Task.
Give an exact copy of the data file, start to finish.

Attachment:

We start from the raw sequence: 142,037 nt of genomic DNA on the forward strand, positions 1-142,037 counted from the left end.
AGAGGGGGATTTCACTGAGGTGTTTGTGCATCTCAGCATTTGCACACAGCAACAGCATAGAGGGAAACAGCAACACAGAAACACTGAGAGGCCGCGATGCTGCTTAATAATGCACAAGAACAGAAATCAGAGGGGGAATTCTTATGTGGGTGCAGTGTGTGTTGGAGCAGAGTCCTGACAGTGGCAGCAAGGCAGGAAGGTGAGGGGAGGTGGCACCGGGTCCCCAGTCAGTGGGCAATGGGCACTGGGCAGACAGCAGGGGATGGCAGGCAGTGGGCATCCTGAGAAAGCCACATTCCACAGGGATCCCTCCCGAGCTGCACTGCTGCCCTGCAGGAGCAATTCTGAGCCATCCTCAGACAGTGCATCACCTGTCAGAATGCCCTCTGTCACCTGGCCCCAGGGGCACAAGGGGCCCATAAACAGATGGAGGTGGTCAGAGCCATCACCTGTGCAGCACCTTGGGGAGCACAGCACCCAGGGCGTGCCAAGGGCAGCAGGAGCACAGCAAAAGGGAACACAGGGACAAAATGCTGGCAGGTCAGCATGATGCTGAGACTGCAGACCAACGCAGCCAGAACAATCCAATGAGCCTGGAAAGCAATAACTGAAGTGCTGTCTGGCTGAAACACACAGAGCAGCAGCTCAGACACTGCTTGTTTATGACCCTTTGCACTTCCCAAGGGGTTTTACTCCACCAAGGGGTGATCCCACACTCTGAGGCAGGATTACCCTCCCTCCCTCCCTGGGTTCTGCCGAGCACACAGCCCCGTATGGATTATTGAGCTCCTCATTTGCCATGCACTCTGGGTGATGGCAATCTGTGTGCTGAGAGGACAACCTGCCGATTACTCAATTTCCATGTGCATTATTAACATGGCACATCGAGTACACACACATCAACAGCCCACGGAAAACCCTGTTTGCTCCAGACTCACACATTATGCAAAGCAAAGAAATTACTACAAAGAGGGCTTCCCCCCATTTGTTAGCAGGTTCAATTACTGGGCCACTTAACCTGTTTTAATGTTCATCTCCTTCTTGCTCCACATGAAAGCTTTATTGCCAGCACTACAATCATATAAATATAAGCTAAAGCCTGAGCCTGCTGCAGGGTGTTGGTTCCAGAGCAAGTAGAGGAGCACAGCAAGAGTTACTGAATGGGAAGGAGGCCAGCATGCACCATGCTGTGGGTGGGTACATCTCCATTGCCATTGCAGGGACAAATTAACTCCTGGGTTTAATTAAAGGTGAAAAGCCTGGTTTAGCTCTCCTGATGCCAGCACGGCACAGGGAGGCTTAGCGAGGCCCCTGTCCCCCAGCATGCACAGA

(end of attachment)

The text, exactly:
We start from the raw sequence: 142,037 nt of genomic DNA on the forward strand, positions 1-142,037 counted from the left end.
AGAGGGGGATTTCACTGAGGTGTTTGTGCATCTCAGCATTTGCACACAGCAACAGCATAGAGGGAAACAGCAACACAGAAACACTGAGAGGCCGCGATGCTGCTTAATAATGCACAAGAACAGAAATCAGAGGGGGAATTCTTATGTGGGTGCAGTGTGTGTTGGAGCAGAGTCCTGACAGTGGCAGCAAGGCAGGAAGGTGAGGGGAGGTGGCACCGGGTCCCCAGTCAGTGGGCAATGGGCACTGGGCAGACAGCAGGGGATGGCAGGCAGTGGGCATCCTGAGAAAGCCACATTCCACAGGGATCCCTCCCGAGCTGCACTGCTGCCCTGCAGGAGCAATTCTGAGCCATCCTCAGACAGTGCATCACCTGTCAGAATGCCCTCTGTCACCTGGCCCCAGGGGCACAAGGGGCCCATAAACAGATGGAGGTGGTCAGAGCCATCACCTGTGCAGCACCTTGGGGAGCACAGCACCCAGGGCGTGCCAAGGGCAGCAGGAGCACAGCAAAAGGGAACACAGGGACAAAATGCTGGCAGGTCAGCATGATGCTGAGACTGCAGACCAACGCAGCCAGAACAATCCAATGAGCCTGGAAAGCAATAACTGAAGTGCTGTCTGGCTGAAACACACAGAGCAGCAGCTCAGACACTGCTTGTTTATGACCCTTTGCACTTCCCAAGGGGTTTTACTCCACCAAGGGGTGATCCCACACTCTGAGGCAGGATTACCCTCCCTCCCTCCCTGGGTTCTGCCGAGCACACAGCCCCGTATGGATTATTGAGCTCCTCATTTGCCATGCACTCTGGGTGATGGCAATCTGTGTGCTGAGAGGACAACCTGCCGATTACTCAATTTCCATGTGCATTATTAACATGGCACATCGAGTACACACACATCAACAGCCCACGGAAAACCCTGTTTGCTCCAGACTCACACATTATGCAAAGCAAAGAAATTACTACAAAGAGGGCTTCCCCCCATTTGTTAGCAGGTTCAATTACTGGGCCACTTAACCTGTTTTAATGTTCATCTCCTTCTTGCTCCACATGAAAGCTTTATTGCCAGCACTACAATCATATAAATATAAGCTAAAGCCTGAGCCTGCTGCAGGGTGTTGGTTCCAGAGCAAGTAGAGGAGCACAGCAAGAGTTACTGAATGGGAAGGAGGCCAGCATGCACCATGCTGTGGGTGGGTACATCTCCATTGCCATTGCAGGGACAAATTAACTCCTGGGTTTAATTAAAGGTGAAAAGCCTGGTTTAGCTCTCCTGATGCCAGCACGGCACAGGGAGGCTTAGCGAGGCCCCTGTCCCCCAGCATGCACAGA